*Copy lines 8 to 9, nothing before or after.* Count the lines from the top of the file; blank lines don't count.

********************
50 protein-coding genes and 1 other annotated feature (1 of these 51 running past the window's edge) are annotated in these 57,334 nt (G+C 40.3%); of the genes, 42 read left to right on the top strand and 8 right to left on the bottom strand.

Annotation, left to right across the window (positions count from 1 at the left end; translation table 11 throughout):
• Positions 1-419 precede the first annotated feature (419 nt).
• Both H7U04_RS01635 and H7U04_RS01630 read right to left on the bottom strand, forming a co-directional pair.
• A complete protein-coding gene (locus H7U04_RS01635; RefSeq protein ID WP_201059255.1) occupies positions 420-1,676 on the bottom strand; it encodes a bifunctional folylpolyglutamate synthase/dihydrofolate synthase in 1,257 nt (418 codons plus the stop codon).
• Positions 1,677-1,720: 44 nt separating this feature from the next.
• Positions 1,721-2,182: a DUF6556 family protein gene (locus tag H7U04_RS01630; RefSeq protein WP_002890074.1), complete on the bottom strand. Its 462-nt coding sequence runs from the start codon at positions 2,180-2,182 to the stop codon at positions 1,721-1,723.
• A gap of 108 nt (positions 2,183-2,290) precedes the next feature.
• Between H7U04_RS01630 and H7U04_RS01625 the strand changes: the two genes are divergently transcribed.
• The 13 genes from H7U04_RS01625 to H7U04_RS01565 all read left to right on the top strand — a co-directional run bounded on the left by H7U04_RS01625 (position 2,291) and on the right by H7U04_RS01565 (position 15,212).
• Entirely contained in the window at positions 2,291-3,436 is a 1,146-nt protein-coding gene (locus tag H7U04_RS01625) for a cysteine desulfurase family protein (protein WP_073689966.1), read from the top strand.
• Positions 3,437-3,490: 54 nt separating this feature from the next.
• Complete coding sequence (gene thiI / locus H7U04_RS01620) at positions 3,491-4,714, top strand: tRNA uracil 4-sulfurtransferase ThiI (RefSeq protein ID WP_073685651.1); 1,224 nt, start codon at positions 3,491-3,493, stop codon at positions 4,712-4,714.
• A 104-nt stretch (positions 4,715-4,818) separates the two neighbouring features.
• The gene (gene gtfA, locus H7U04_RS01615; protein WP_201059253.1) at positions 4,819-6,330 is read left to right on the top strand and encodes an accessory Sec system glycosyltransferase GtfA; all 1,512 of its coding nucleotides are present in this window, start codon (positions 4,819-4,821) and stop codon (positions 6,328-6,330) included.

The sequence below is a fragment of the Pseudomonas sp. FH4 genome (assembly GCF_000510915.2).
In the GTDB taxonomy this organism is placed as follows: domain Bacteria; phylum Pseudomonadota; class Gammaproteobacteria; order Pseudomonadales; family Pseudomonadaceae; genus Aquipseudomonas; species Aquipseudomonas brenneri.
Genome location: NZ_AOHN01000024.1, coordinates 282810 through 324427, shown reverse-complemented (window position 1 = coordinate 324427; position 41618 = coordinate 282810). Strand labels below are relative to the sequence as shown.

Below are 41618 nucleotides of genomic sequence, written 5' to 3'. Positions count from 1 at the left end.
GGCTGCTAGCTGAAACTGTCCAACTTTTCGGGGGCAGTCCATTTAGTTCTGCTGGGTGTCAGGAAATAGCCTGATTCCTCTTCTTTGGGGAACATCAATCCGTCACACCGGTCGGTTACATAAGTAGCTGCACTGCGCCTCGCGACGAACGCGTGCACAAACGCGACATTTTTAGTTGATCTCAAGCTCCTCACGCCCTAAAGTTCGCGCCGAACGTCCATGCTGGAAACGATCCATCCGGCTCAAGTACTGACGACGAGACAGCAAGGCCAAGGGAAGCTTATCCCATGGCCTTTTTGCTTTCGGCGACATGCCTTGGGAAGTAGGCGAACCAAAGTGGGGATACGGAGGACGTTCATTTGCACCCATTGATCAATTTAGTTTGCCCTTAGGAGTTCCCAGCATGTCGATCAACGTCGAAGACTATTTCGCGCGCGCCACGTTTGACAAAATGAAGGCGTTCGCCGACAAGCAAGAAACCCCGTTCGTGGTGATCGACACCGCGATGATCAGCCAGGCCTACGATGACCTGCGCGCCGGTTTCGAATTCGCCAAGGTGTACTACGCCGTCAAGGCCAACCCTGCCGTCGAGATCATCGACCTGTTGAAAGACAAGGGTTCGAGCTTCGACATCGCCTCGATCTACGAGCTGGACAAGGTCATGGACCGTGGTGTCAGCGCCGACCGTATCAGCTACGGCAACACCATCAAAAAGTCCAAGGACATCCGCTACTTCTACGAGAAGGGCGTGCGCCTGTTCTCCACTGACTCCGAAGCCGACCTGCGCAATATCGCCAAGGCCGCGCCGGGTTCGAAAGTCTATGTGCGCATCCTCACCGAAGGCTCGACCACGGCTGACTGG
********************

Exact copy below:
• A gap of 108 nt (positions 2,183-2,290) precedes the next feature.
• Between H7U04_RS01630 and H7U04_RS01625 the strand changes: the two genes are divergently transcribed.